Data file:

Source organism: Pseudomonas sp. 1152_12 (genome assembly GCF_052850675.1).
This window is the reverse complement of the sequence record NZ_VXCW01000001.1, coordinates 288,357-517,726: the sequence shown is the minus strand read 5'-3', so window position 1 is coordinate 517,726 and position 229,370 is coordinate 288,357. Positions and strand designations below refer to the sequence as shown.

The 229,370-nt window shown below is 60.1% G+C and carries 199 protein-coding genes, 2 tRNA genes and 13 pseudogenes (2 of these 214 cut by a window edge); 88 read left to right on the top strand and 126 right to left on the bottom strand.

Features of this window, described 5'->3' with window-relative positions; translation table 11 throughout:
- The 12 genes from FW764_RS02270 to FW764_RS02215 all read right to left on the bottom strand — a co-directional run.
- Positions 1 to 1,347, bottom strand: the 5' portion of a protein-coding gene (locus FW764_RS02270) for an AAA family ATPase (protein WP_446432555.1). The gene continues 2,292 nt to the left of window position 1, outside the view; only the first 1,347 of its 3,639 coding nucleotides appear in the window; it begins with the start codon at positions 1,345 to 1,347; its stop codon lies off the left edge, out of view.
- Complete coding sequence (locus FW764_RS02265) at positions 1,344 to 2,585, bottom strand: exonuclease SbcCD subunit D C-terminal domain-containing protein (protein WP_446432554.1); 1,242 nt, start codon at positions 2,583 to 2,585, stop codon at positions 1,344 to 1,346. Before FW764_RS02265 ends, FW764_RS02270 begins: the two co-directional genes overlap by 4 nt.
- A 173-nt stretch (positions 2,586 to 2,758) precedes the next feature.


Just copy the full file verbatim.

Source organism: Pseudomonas sp. 1152_12 (genome assembly GCF_052850675.1).
This window is the reverse complement of the sequence record NZ_VXCW01000001.1, coordinates 288,357-517,726: the sequence shown is the minus strand read 5'-3', so window position 1 is coordinate 517,726 and position 229,370 is coordinate 288,357. Positions and strand designations below refer to the sequence as shown.

The 229,370-nt window shown below is 60.1% G+C and carries 199 protein-coding genes, 2 tRNA genes and 13 pseudogenes (2 of these 214 cut by a window edge); 88 read left to right on the top strand and 126 right to left on the bottom strand.

Features of this window, described 5'->3' with window-relative positions; translation table 11 throughout:
- The 12 genes from FW764_RS02270 to FW764_RS02215 all read right to left on the bottom strand — a co-directional run.
- Positions 1 to 1,347, bottom strand: the 5' portion of a protein-coding gene (locus FW764_RS02270) for an AAA family ATPase (protein WP_446432555.1). The gene continues 2,292 nt to the left of window position 1, outside the view; only the first 1,347 of its 3,639 coding nucleotides appear in the window; it begins with the start codon at positions 1,345 to 1,347; its stop codon lies off the left edge, out of view.
- Complete coding sequence (locus FW764_RS02265) at positions 1,344 to 2,585, bottom strand: exonuclease SbcCD subunit D C-terminal domain-containing protein (protein WP_446432554.1); 1,242 nt, start codon at positions 2,583 to 2,585, stop codon at positions 1,344 to 1,346. Before FW764_RS02265 ends, FW764_RS02270 begins: the two co-directional genes overlap by 4 nt.
- A 173-nt stretch (positions 2,586 to 2,758) precedes the next feature.